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May 31, 2019

How Death and The Dervish, by Mesa Selimovic, helped me fix my plot holes

By Dalia Lepa.

            “That was how he took revenge on the world, by not showing his bitterness.”

Oh, you lover of books. You live in an era where the modern day attention span is about five minutes.
Do you remember Mesa Selimovic? Probably not—well he wrote a critically acclaimed novel circa 1966 called, Death and the Dervish. Sure, it was written in the “stone-age”, in a different time, for a different audience. Along comes me, present day impatient Dalia, who can literally summarize the whole plot in about 3 sentences. Don’t believe me? Let me try.

The book takes place in an undeclared city (probably Sarajevo) in Bosnia during the Ottoman Rule in the 17th century. Enter the Dervish, whose young naive brother is sent to prison for coming across some incriminating state files he wasn’t supposed to see. The Dervish is devastated. Fearing his brother might hang, he solicits the help of his rich charismatic friend Hassan along with a few others in an attempt to go against the corrupt powers of the day.
The book was over 400 pages! Why did I even bother reading it when all the Dervish did was lament his brother? Because I couldn’t stop myself. The writing and the story was so bloody good, it was like I wanted more and more of his cake. And what about this Dervish?
Definition of Dervish: Similar to that of a monk, lives a simple life, takes a vow of poverty and spends his days in meditation and prayer.
What did I even see in this Dervish? Me, a secular western gal! Well it certainly wasn’t boredom or holes in the plot. Because the writing was so good, I got pretty deep into the book, but then all of a sudden, about half way through, they hang the brother. So now what? The brother is dead, the book should be over? But no, the brother may be gone, but something makes me stay. Stay, because I am hooked. I want to know more. What becomes of the Dervish? And what happens to the Traitor who turned in the brother? Then there is that charismatic no good rich friend Hassan whom by this point in the novel I have come to adore. Tell me, does he save the day?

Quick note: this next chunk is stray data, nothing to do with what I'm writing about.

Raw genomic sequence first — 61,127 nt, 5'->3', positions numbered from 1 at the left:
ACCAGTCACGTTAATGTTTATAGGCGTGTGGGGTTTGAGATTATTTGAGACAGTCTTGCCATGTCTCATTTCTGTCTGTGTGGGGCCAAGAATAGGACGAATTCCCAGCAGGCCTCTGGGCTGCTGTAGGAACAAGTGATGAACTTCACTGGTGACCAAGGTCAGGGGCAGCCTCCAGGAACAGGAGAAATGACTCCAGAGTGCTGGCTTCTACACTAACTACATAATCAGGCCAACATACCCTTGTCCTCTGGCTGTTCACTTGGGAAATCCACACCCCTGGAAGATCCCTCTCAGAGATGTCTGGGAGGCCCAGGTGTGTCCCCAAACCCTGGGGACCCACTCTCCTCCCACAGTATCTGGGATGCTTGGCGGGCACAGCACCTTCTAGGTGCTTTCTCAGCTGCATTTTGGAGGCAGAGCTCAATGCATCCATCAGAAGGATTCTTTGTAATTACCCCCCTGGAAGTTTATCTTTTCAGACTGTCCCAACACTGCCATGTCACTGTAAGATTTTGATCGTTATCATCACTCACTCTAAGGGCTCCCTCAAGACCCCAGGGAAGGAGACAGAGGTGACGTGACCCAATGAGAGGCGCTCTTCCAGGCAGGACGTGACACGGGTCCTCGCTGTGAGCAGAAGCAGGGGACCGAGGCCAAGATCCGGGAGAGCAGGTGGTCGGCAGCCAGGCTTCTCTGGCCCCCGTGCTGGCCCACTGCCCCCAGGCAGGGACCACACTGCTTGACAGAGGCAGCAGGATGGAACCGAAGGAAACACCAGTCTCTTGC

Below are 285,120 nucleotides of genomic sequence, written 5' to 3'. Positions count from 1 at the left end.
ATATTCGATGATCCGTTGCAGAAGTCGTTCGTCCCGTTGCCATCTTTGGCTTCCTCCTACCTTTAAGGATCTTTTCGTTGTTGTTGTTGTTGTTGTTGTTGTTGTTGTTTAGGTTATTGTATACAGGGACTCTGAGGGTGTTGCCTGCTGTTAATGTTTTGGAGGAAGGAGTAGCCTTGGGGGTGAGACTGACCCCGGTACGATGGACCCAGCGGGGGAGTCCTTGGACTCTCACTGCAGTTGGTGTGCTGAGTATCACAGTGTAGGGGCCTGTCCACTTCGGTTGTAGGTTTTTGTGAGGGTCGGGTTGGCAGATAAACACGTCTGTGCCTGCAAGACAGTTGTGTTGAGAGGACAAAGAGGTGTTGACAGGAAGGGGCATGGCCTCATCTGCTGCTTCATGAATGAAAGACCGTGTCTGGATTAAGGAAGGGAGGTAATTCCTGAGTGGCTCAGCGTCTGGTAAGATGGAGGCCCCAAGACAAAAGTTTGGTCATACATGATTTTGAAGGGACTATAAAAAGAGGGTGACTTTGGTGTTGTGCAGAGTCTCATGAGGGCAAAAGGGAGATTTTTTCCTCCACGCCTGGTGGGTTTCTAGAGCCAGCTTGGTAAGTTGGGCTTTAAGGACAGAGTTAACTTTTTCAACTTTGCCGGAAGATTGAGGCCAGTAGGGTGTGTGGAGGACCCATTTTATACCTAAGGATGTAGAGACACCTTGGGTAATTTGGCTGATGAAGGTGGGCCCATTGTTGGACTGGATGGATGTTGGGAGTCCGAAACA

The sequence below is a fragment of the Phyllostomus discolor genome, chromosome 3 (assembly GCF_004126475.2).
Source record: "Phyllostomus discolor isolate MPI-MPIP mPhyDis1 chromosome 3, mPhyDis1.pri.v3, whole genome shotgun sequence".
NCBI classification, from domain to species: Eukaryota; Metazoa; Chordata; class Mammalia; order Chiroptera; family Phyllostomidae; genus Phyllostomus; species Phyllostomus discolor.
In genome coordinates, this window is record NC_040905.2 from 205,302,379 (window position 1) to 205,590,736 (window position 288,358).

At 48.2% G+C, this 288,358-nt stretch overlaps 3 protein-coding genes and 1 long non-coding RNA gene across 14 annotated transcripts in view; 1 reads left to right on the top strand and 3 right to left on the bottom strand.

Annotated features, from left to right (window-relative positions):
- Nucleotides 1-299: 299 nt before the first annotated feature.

And so I learn, the brother is not even the core of this story. I have been deceived by a clever well-devised plotline. ‘Genius’, I say to myself. So that’s how it’s done. A plot must be a well-oiled machine. And all the gorgeous monologue that leads up to the death of the brother was not just the ramblings of a washed up Dervish. Those were important words, littered with significance, biding their time in the novel until they were ready to breath more life into the story. 
I finally got it, and so, whenever I droned on, falling in love with my own voice, unlike Selimovic in this gorgeous novel, I realized that I was doing nothing to propel my story along. I knew that those useless, beautiful filler words that may have been some of my best writing, served no purpose. And though I loved them, created them, gave birth to them like one does a child, I knew, if I wanted to save my story, I had no choice, I had to do it. I had to cut them out and murder my own children.


About the Author: Dalia Lepa

Toronto based unpublished writer (but very hopeful as I spend my days working on the published part).  Enjoy reading and writing fiction and any gorgeous prose I can get my hands on. Studied English Lit at UofT and Creative Writing at Humber College. As a lover of books & a real wordsmith I always say, what a better world it would be if there were more great stories? I also say a little kindness goes a long way, and I am always happy to read, critique, enjoy and encourage my fellow writers.  I take great inspiration from feedback and many mentors that have passed along some pretty great advice. There is always so much room for growth & encouragement. So keep writing :) It's rough out there. Don't give up! I certainly don't plan to!
You can find Dalia on Instagram: @dalia_lepa